Philip Rushik via plug on 21 Sep 2019 04:49:00 -0700

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Re: [PLUG] Richard M. Stallman resigns

>> On September 20, 2019 7:11:57 PM EDT, Steve Litt via plug
>> <> wrote:
>> >I see nothing ridiculous about it. It's accurate. If you want to use
>> >the word "Linux" for short, fine, but Linux is the kernel, and the
>> >other stuff is supplied by many others, with a good chunk of it being
>> >supplied by the GNU project.
>> Except that before rms, kernel and operating system meant the same
>> thing. We only make the distinction now because rms said they were
>> different.
> Where'd you get that information? I can't disprove it, but I doubt its
> veracity. See and note that
> MSDOS.SYS was DOS' kernel, first appearing in MSDOS 1.1. Look at
> to see
> that MSDOS 1.1 came out in May 1982. At
> you can see that the GNU project was
> first publicly announced in September 1983, more than a year after DOS
> 1.1. I can't find references, but I remember hearing about the "VAX
> kernel" in the 1980's. The word "kernel" wouldn't exist if it were a 1
> to 1 venn diagram match with "OS".

MSDOS is really a difficult case. Before DOS, an operating system and
a kernel by any definition _were_ the same, since operating systems
weren't packaged with applications, even the idea of hierarchical file
systems were in their infancy. DOS muddied the waters a little bit,
especially since all programs ran in the same address space as the
kernel, and the BIOS was
still available, so one could write DOS applications, or bare-metal
applications that didn't use DOS at all, yet ran under DOS, or even
applications that implemented their own hardware drivers.

Systems like MINIX can complicate things further, where core OS tasks
are not handled by the kernel, but by processes outside of the kernel
that the kernel communicates with. I can see an argument here for a
kernel being different than an OS.

Of course, Linux is much simpler and makes the division between OS and
application very clear, its a monolithic kernel, that runs in kernel
space, and applications run in user space.

> Looking at it another way, how many folks would call a kernel, with
> nothing else, as an OS?

This depends on what we were talking about, I imaging application
developers would. Certainly in your DOS example, an application
developer would only interact with MSDOS.SYS (unless he/she wasn't
very good at managing memory).

> Oh, and when I use BSD, I sure am glad they include ls, cat, grep, sed,
> AWK and the like.

Of course, those are all great. I also like using Geany, but that
doesn't make it any less of an application.

>> Also, not the gnu components are not that significant anyways, and
>> the don't really make up the operating environment like the kernel
>> does.
> Speak for yourself. Not a day goes by when I don't use cat, ls, AWK,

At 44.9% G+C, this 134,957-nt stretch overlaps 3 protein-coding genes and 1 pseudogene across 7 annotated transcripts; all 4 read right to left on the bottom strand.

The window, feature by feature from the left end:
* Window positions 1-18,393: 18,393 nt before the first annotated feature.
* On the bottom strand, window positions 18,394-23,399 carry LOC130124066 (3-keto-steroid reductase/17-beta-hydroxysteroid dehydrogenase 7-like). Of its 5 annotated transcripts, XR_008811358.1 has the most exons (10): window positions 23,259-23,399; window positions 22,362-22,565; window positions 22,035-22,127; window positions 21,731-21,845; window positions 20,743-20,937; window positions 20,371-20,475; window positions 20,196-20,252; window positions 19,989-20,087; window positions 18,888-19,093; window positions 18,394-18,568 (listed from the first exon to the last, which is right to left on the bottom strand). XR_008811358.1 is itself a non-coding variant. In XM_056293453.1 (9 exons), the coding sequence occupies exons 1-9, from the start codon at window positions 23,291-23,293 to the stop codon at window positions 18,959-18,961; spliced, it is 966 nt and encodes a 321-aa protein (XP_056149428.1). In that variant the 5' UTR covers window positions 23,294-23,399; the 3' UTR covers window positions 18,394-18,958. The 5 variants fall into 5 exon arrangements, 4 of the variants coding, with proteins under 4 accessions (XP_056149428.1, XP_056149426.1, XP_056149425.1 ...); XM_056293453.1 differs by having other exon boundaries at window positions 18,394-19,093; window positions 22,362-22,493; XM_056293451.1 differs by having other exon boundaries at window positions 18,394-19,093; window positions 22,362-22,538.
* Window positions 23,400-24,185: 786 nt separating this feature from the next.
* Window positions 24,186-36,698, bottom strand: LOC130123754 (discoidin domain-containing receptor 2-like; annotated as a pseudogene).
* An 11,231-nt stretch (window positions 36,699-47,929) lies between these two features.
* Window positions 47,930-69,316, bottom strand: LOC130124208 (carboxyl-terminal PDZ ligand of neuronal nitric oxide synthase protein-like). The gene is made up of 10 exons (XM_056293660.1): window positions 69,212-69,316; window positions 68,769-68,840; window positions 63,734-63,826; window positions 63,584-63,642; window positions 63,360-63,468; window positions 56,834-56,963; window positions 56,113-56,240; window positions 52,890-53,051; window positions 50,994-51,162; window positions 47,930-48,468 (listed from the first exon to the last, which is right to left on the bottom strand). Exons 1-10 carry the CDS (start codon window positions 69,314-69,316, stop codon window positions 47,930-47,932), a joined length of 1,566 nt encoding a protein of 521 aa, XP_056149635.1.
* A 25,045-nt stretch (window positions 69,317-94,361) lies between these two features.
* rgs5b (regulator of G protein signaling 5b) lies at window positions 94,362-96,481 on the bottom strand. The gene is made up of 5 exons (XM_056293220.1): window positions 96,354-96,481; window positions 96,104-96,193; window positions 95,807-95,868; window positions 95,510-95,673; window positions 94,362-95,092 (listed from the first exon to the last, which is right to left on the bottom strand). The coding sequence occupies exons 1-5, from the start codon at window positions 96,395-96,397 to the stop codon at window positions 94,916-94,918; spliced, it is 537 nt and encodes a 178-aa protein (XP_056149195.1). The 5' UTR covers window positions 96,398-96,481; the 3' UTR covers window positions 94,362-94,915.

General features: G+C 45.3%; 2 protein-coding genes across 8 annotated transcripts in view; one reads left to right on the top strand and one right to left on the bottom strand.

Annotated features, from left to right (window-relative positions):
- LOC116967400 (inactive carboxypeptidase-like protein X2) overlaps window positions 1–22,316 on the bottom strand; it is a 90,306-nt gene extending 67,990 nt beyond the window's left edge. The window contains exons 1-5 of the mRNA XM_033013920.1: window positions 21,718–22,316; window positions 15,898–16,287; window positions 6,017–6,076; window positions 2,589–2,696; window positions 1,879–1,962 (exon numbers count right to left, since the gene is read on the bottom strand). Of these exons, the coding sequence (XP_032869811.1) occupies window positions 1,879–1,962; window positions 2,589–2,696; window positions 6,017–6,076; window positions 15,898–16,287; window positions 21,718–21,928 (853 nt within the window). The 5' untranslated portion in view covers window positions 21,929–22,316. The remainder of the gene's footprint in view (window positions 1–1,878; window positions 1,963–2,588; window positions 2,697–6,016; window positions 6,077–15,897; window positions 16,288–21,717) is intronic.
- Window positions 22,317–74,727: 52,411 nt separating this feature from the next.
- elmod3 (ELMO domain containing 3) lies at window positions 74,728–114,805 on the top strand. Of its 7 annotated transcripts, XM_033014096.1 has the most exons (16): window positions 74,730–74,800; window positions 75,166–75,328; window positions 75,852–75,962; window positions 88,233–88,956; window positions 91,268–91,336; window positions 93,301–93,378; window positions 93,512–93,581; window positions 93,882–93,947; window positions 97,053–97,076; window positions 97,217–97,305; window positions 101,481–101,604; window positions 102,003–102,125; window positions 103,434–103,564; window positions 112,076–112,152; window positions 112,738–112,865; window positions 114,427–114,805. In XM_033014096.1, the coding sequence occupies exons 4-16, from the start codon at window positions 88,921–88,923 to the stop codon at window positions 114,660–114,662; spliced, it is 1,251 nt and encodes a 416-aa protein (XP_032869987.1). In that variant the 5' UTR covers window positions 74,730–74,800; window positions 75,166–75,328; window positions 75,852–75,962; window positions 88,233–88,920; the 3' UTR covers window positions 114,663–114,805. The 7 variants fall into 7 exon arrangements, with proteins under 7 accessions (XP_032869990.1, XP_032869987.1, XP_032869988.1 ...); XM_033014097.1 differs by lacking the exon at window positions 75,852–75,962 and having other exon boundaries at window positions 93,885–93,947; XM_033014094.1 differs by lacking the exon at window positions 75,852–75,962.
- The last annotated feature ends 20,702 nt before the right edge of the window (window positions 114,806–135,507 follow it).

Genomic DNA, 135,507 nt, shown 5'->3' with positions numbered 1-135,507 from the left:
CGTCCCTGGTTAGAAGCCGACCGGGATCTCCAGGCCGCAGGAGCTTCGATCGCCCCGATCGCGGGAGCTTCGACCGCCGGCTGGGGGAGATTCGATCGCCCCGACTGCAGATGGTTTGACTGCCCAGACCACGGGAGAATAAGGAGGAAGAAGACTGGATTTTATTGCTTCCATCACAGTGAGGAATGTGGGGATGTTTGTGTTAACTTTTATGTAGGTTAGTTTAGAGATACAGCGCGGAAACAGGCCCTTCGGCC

> and less multiple times.  I write whole programs with them. I use bash
> every day, and every shellscript I write starts with #!/bin/sh.

By this I did _NOT_ mean that the GNU components are not
useful/good/important. They just simply aren't enough of a core part
of the OS. Linux is responsible for loading, executing, and
multitasking those applications, GNU is responsible for tools that
make the system easier to use. That's nice, but its not a core part of
the system.

Think of it this way, I have a great idea for functionality X. If I
implement it under Linux, using c or bash or anything (doesn't
matter), I have created an application. If I want to implement it
without calling into Linux, my only option is to write a Linux kernel
module. In the latter case, my implementation of functionality X
becomes part of Linux, in the first case, its just an application, no
body would claim it becomes part of GNU.

> GNU can and has been written in musl and various library collections.
> Get Void Linux, musl style, and you'll have all those utilities created
> with musl.

This is not accurate, which is good for you because it undermines your
own argument. musl and busybox are not an implementation of GNU, they
are an implementation of POSIX standard utilities and libraries, just
like GNU is. If you assert they are GNU, then GNU is not GNU, its
POSIX, and there is no GNU OS. Perhaps we should call the OS
POSIX/Linux? Of course, this wouldn't make sense, because FreeDOS is
an implementation of MS DOS, yet we would never refer to it by a
concatenation of the two.

At the very least, I hope you wouldn't use GNU/Linux to refer to the
Void Linux distribution since it doesn't make use of GNU. Yet, is it
really a different OS?

> I don't find it all that painful to acknowledge the value of the GNU
> scaffolding in conjunction with the Linux kernel, nor to occasionally
> call it "GNU/Linux".

"Acknowledging the value" is not the same as what actually makes up an
operating system. GNU operates within Linux, other applications under
Linux have no choice but to interact with Linux, but making calls to
other utilities such as GNU ones are easily avoidable. GNU isn't
essential or core to anything, its just a collection of useful tools
and libraries.

GNU tools are historically important, that's undeniable, GNU
implemented tools that everybody wanted when there no other open
source options. It made Linux attractive to people that already knew
the tools. Just like Pro Tools makes OSX attractive to certain people.
But its really a stretch to call that the "Operating System".
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